is Professor of Linguistics at Queen Mary University of London. He has served as President of the Linguistics Association of Great Britain since 2015, and has authored a number of monographs on syntactic theory, in addition to the widely used undergraduate textbook Core Syntax: A Minimalist Approach
(Oxford University Press, 2003).
In his book, Language Unlimited: The Science Behind Our Most Creative Power
(Oxford University Press, 2019), Adger brings foundational ideas in the cognitive science of language to a popular audience. The book moves quickly from an engaging call to linguistics to the three deep explanatory features of human language that frame the rest of the book, namely: our “sense” of syntactic structure; compositionality; and recursivity. Adger explores these deep aspects of language in areas such as how children learn languages, why some kinds of languages are unlearnable, and the apparent uniqueness of human linguistic ability, but also in less familiar territory such as constructed languages, the relationship between formal linguistics and sociolinguistics, and the difference between human learning and machine learning. In typically infectious and energetic style, the book even devotes two chapters to making binding theory and Merge accessible to a general audience.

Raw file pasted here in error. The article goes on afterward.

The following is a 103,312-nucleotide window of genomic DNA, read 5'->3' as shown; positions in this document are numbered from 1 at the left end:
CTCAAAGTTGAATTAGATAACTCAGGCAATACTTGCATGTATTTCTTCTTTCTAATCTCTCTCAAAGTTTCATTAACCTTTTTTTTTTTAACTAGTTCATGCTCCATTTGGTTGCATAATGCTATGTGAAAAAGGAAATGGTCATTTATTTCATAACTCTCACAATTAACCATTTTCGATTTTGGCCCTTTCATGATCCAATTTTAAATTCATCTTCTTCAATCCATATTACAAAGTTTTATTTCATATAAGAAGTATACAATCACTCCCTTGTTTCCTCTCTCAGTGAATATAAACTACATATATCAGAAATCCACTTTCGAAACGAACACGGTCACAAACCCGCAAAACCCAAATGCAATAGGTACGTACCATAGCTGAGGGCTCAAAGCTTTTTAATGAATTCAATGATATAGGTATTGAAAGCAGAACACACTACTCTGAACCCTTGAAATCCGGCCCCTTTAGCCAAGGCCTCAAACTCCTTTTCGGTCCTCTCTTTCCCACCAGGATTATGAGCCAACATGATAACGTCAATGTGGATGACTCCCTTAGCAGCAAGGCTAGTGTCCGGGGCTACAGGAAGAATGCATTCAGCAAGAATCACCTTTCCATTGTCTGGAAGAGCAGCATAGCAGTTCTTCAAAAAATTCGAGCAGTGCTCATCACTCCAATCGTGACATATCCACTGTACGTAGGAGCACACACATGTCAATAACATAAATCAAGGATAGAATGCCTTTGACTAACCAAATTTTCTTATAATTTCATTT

John Weston is a University Teacher of Academic English in the Language Centre at Aalto University, Finland. His research focuses on the relationships between language variation, knowledge and ethics. He can be reached at firstname.lastname@example.org and @johnwphd.